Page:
Honestly, at first I didn’t understand A Wrinkle in Time. As an adult and a woman of color living in the U.S., my view of the world has become jaded. When confronted with any hero story, my first instinct is to detach from it. The reason is relatively simple: Hollywood has made it clear that the vast majority of hero movies aren't for me, and aren't about people like me.
When I think back to watching movies as a kid in the 1980s, there's a huge distance between who I was and who my heroes—or rather, the heroes Hollywood told me to look up to—were. I was a brown girl from Lincoln Heights, Los Angeles, and they—the heroes of Legend, Time Bandits, Dragonslayer, The Neverending Story, and Willow—were white males. I can think of maybe one or two movies with female heroines, and they were white women.
Even the films I still hold very dear to my heart (Goonies never say die!!!) sent the message that I could only be a background player in my own adventure. Sure, these same movies gave me a chance to dream of worlds beyond my own life, but I was never given a chance to believe I could be the hero of my own story. Ava DuVernay’s A Wrinkle In Time is here to change that.
A Wrinkle In Time centers on an insecure, awkward, adolescent girl named Meg Murry (played by Storm Reid), whose scientist father disappears without a trace after discovering a way to travel through worlds and time. After being introduced to three ethereal beings named Mrs. Whatsit, Mrs. Who, and Mrs. Which, Meg learns that her father is trapped by a dangerous void of darkness somewhere in the universe. Together with her brother and a friend, Meg ventures on a journey to rescue her dad.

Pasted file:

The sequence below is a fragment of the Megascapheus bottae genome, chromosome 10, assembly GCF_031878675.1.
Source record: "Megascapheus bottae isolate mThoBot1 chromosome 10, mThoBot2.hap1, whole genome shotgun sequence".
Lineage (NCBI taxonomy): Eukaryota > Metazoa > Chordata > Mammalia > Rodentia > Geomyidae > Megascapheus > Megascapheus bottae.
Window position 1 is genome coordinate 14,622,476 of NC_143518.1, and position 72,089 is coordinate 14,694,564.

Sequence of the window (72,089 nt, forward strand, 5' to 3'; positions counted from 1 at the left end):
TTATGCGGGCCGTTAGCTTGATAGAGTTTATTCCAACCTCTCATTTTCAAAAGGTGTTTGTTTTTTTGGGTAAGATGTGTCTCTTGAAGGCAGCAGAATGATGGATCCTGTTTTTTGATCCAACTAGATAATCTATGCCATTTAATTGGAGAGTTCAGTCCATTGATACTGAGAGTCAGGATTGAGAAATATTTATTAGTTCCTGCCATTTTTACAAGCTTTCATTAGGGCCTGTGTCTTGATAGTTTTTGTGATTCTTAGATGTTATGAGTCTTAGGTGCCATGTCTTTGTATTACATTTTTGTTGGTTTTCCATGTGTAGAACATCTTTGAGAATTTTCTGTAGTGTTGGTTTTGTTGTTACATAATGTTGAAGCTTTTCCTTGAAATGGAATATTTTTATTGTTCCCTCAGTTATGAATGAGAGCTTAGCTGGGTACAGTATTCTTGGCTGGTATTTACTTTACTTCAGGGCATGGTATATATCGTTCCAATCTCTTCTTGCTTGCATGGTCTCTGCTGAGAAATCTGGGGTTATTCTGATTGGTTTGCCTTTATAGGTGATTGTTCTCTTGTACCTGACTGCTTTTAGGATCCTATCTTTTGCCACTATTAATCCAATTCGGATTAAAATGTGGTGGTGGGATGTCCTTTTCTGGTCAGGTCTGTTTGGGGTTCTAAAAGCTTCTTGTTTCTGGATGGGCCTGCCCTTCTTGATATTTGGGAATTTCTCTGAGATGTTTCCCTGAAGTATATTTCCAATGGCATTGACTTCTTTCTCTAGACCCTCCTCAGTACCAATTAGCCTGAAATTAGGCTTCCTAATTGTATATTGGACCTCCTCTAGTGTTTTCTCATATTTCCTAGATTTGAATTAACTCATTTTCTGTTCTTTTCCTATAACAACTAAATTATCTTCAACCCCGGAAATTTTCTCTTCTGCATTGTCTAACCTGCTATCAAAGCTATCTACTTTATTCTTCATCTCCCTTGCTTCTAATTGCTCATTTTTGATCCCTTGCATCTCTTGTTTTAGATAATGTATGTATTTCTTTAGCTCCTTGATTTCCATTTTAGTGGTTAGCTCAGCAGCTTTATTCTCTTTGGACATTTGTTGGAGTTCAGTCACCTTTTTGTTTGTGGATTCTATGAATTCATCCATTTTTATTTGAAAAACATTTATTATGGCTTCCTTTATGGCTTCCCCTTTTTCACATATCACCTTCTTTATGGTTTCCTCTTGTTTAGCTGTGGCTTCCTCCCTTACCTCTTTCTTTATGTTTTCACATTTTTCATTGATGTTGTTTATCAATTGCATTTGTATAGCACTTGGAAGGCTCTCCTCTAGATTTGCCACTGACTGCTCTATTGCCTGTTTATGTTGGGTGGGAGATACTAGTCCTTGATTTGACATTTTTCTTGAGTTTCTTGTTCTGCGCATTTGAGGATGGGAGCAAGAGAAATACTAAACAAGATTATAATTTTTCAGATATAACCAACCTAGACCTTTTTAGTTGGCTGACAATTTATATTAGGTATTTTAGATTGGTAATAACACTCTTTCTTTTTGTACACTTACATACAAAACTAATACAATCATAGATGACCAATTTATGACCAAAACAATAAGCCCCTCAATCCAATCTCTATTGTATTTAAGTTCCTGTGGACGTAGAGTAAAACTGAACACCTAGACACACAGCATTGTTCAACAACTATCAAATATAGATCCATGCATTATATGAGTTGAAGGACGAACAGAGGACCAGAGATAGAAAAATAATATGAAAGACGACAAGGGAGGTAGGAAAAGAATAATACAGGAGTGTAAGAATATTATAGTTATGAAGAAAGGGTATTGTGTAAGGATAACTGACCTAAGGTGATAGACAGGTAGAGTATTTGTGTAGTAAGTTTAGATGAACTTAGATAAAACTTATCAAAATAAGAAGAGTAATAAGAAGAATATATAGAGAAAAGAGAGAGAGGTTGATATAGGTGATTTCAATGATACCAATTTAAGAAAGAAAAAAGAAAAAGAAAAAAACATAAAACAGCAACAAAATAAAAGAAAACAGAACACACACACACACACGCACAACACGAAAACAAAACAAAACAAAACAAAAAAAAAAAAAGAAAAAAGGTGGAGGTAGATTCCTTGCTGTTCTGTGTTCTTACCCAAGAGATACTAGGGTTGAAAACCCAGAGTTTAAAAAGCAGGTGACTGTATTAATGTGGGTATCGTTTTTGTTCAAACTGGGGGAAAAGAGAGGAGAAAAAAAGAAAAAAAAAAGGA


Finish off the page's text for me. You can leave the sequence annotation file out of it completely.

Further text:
During one particular scene in which Meg must choose whether to leave someone behind or save them, I glanced at my daughter—herself a bi-racial tween, just a few months shy of middle school—and she was mesmerized. That’s the moment I understood. This film is more than a film. It's more than it's reviews—good or bad.
Because of this film, my daughter will never question that she can be strong (even in her most vulnerable moments) and, more importantly, she'll never question whether or not she's meant to be the hero of her own story. A Wrinkle in Time has given children the gift of inclusivity, where nothing—not their gender, not their family history, not their hometown, and not their skin color—is a limitation to who they can become.
Parents don’t always make the best decisions (don’t tell my daughter I said that), and unfortunately we've become a society that's failed to listen to our children. For that, we are paying the price. Though the timing wasn't planned, the children's revolution we find ourselves in the midst of gives this movie even greater significance. I'm reminded of the Parkland High School students (opens in new tab)—most notably, Emma Gonzales—who are challenging lawmakers to lead the fight for gun control. I'm reminded of young women like Malala, who after being shot in the head by the Taliban for trying to pursue an education, began advocating for equality and peace at just 15.
While Meg Murray lives in a fictional universe, she represents the boundless possibilities of the heroic children and teens in the news today. Even if it wasn't perfect, A Wrinkle In Time is giving leaders of tomorrow permission to say, "Like Meg, I can be anything I want."
Yolanda Machado is a Los Angeles based award winning blogger (SassyMamainLA), critic and freelance entertainment journalist with bylines at Broadly, Moviefone, Remezcla and more. She is a Latina mother of one daughter, and has an obsession for pop culture and Broadway musicals.
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